So there's this running joke at work where I start every talk with payments, payments, payments. It's because I like payments, you should like payments and, well, this is going to be a talk about payments, so I had to do it here as well. Over the past couple of years, I've really leaned in to this whole ecosystem. I've really enjoyed the unique challenges that are out there, and payments is moving at such an interesting rate. There's so many new problems out there. That's probably the reason why I want to do a use case talk is so I could share the experiences I've had, going from primarily working in just US-based e-commerce areas to going to an international marketplace, which has completely different challenges than I've experienced. I'm hoping that maybe some of the things that I've come across will benefit you.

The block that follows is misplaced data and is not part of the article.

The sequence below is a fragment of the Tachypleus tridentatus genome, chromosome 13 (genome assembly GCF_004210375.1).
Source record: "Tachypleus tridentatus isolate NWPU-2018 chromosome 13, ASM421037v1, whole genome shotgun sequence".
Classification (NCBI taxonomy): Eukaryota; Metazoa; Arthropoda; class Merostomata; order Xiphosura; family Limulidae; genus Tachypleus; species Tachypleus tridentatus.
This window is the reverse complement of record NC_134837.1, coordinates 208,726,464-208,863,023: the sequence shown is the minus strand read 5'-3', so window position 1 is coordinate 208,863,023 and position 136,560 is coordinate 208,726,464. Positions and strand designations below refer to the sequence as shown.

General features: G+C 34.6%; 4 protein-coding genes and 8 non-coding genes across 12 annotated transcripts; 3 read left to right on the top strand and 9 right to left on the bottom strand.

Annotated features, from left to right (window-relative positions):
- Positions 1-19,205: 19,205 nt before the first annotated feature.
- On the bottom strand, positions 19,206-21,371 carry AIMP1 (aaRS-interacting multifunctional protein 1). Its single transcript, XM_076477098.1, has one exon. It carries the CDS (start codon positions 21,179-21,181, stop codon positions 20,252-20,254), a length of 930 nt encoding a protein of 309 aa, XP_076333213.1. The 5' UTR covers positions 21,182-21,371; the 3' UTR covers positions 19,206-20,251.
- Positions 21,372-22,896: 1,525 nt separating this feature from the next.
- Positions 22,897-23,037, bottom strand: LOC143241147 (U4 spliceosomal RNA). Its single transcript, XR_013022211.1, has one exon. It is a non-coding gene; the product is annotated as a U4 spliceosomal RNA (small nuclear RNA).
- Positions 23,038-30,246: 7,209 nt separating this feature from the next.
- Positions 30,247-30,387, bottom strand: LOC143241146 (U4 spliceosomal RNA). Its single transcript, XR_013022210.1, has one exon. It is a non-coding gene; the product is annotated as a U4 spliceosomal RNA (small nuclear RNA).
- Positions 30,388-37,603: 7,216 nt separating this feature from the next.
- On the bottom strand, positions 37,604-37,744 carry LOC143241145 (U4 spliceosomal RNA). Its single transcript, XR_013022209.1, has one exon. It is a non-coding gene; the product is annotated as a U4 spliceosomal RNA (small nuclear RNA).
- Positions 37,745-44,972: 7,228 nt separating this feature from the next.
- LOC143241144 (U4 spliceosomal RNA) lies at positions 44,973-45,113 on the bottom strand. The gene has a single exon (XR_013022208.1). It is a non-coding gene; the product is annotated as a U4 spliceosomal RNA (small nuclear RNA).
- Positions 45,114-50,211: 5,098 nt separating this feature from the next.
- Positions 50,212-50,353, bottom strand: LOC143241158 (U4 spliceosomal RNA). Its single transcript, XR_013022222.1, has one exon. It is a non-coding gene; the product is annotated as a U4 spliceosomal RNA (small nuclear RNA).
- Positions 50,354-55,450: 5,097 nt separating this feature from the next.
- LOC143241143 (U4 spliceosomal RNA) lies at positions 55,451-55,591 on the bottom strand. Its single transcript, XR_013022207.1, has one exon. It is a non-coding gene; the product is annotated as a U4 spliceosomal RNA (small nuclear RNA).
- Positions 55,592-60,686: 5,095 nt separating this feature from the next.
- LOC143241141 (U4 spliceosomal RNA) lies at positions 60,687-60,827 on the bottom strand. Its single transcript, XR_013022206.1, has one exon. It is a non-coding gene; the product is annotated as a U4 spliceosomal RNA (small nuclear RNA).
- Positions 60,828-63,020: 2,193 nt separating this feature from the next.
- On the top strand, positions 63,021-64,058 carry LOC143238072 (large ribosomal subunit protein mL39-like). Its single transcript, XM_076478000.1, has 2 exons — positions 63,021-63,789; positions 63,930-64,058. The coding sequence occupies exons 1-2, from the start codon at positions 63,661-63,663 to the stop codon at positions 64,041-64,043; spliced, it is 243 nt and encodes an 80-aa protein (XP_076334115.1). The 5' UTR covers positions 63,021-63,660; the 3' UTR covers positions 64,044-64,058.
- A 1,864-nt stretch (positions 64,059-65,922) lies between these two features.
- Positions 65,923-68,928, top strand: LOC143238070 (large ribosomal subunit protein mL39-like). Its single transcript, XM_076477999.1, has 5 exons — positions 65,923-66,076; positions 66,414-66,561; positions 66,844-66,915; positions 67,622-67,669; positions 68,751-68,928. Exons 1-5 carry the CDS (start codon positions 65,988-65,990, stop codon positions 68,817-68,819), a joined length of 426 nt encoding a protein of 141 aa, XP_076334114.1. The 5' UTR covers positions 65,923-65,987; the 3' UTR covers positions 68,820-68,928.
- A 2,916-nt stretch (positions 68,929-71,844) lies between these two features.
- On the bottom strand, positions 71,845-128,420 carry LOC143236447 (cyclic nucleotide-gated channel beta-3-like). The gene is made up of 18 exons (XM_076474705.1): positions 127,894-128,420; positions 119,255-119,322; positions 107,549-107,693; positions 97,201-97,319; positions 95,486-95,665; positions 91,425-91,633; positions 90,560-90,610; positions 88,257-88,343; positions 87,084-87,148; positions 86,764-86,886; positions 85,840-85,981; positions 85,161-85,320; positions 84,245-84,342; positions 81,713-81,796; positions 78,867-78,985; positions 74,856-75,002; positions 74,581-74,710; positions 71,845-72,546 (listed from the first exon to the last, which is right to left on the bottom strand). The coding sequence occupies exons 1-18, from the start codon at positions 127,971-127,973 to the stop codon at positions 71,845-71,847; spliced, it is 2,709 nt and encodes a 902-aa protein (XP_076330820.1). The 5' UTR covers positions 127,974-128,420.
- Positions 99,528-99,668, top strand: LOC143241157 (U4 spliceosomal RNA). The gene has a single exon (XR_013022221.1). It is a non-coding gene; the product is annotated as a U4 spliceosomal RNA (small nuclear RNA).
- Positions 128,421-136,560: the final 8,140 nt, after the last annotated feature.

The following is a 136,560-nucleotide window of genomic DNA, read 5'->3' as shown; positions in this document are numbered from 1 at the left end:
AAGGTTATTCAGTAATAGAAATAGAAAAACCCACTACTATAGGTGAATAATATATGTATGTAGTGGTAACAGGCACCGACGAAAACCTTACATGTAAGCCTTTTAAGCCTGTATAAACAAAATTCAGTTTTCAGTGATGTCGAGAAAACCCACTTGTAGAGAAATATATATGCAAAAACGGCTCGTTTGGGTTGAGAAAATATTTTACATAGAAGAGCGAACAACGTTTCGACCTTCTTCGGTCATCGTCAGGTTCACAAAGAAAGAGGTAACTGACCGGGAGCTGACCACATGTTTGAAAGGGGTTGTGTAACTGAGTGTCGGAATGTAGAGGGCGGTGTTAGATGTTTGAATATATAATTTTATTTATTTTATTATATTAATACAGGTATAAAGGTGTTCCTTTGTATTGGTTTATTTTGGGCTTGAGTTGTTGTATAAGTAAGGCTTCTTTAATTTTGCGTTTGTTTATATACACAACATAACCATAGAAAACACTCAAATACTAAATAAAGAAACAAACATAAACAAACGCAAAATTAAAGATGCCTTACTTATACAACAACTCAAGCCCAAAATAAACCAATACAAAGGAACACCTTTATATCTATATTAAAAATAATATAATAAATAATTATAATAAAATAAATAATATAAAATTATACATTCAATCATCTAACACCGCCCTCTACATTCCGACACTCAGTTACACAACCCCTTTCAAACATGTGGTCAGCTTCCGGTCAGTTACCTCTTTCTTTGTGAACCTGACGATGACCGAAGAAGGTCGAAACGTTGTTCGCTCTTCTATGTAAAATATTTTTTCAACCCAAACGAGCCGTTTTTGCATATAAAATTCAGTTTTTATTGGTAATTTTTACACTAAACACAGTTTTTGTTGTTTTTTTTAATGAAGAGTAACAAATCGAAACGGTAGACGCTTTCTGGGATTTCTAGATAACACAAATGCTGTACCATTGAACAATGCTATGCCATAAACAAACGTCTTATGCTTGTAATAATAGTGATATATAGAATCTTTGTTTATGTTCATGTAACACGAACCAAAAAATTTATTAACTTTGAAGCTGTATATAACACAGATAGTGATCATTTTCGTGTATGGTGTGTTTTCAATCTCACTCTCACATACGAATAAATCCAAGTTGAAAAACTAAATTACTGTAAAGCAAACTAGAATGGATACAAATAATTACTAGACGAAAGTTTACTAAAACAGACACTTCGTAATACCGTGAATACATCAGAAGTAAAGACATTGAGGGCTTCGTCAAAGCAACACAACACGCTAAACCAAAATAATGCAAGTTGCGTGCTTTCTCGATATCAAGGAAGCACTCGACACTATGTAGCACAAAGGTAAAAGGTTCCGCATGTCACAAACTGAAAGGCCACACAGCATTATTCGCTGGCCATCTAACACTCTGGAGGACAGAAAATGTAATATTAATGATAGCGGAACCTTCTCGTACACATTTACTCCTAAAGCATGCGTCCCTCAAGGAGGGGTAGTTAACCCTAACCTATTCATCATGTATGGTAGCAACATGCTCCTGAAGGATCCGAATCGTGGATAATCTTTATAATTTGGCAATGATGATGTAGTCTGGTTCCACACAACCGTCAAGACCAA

I'd like to establish a bit of vocabulary. For starters, I work at TaskRabbit and we have customers, which is explanatory. They're the ones that we're charging, doing the processing for; they're paying for goods and service. We're a gig economy, so that means we also have a merchant, and they use our platform in order to do their services. Then we mediate all the funds and make sure everyone gets paid.
What's interesting here is that we have a second player of a merchant that's not just interested in e-commerce. So instead of just payment processing, we also have to be responsible of doing disbursements reliably. I think that's a really unique and difficult balance and challenge to handle because if you neglect the customer payment processing service side of things and have only the merchant, then you have less customers and the merchants have less work. But also the flip side, if you don't do good payment processing and it's buggy and you double-charge, then customers run away and then your merchants start to suffer. There's a fine balance of harmony there.